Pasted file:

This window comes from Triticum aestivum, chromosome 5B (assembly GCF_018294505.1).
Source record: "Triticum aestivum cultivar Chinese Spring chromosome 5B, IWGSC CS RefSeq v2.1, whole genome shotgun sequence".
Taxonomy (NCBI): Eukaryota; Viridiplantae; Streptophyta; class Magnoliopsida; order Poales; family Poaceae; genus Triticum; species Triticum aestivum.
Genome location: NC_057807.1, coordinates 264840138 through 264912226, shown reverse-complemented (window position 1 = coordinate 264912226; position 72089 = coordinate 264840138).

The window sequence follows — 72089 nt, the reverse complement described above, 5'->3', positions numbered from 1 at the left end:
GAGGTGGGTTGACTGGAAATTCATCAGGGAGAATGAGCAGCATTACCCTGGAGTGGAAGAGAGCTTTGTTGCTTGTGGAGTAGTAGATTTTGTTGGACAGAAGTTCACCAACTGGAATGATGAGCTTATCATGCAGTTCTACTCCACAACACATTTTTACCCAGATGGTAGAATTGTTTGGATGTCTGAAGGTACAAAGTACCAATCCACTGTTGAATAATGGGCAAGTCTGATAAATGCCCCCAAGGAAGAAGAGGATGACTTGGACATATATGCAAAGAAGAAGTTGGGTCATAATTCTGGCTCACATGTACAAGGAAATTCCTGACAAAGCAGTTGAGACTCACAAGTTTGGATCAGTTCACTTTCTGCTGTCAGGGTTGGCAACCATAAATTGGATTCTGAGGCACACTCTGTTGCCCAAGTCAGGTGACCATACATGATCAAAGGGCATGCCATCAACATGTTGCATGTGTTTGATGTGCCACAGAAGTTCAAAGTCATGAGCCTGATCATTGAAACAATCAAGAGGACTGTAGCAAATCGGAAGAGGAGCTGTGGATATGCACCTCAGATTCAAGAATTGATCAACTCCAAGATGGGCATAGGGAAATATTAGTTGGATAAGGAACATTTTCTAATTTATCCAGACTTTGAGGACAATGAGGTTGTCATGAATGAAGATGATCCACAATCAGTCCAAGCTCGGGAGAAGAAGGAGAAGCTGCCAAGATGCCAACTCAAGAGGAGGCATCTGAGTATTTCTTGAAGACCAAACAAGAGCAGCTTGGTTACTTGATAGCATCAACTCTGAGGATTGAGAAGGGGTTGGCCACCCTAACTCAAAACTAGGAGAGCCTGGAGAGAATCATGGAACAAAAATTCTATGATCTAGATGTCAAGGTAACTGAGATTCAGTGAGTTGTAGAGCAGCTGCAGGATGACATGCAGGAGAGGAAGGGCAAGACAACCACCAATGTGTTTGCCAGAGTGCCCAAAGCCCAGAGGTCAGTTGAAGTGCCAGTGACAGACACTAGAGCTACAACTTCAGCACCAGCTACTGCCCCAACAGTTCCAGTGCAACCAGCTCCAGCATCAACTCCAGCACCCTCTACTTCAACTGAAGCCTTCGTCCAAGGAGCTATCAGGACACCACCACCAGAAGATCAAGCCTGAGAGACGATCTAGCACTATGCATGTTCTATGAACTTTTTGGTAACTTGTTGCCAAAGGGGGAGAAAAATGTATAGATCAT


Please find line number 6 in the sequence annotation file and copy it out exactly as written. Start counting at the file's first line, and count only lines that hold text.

GAGGTGGGTTGACTGGAAATTCATCAGGGAGAATGAGCAGCATTACCCTGGAGTGGAAGAGAGCTTTGTTGCTTGTGGAGTAGTAGATTTTGTTGGACAGAAGTTCACCAACTGGAATGATGAGCTTATCATGCAGTTCTACTCCACAACACATTTTTACCCAGATGGTAGAATTGTTTGGATGTCTGAAGGTACAAAGTACCAATCCACTGTTGAATAATGGGCAAGTCTGATAAATGCCCCCAAGGAAGAAGAGGATGACTTGGACATATATGCAAAGAAGAAGTTGGGTCATAATTCTGGCTCACATGTACAAGGAAATTCCTGACAAAGCAGTTGAGACTCACAAGTTTGGATCAGTTCACTTTCTGCTGTCAGGGTTGGCAACCATAAATTGGATTCTGAGGCACACTCTGTTGCCCAAGTCAGGTGACCATACATGATCAAAGGGCATGCCATCAACATGTTGCATGTGTTTGATGTGCCACAGAAGTTCAAAGTCATGAGCCTGATCATTGAAACAATCAAGAGGACTGTAGCAAATCGGAAGAGGAGCTGTGGATATGCACCTCAGATTCAAGAATTGATCAACTCCAAGATGGGCATAGGGAAATATTAGTTGGATAAGGAACATTTTCTAATTTATCCAGACTTTGAGGACAATGAGGTTGTCATGAATGAAGATGATCCACAATCAGTCCAAGCTCGGGAGAAGAAGGAGAAGCTGCCAAGATGCCAACTCAAGAGGAGGCATCTGAGTATTTCTTGAAGACCAAACAAGAGCAGCTTGGTTACTTGATAGCATCAACTCTGAGGATTGAGAAGGGGTTGGCCACCCTAACTCAAAACTAGGAGAGCCTGGAGAGAATCATGGAACAAAAATTCTATGATCTAGATGTCAAGGTAACTGAGATTCAGTGAGTTGTAGAGCAGCTGCAGGATGACATGCAGGAGAGGAAGGGCAAGACAACCACCAATGTGTTTGCCAGAGTGCCCAAAGCCCAGAGGTCAGTTGAAGTGCCAGTGACAGACACTAGAGCTACAACTTCAGCACCAGCTACTGCCCCAACAGTTCCAGTGCAACCAGCTCCAGCATCAACTCCAGCACCCTCTACTTCAACTGAAGCCTTCGTCCAAGGAGCTATCAGGACACCACCACCAGAAGATCAAGCCTGAGAGACGATCTAGCACTATGCATGTTCTATGAACTTTTTGGTAACTTGTTGCCAAAGGGGGAGAAAAATGTATAGATCAT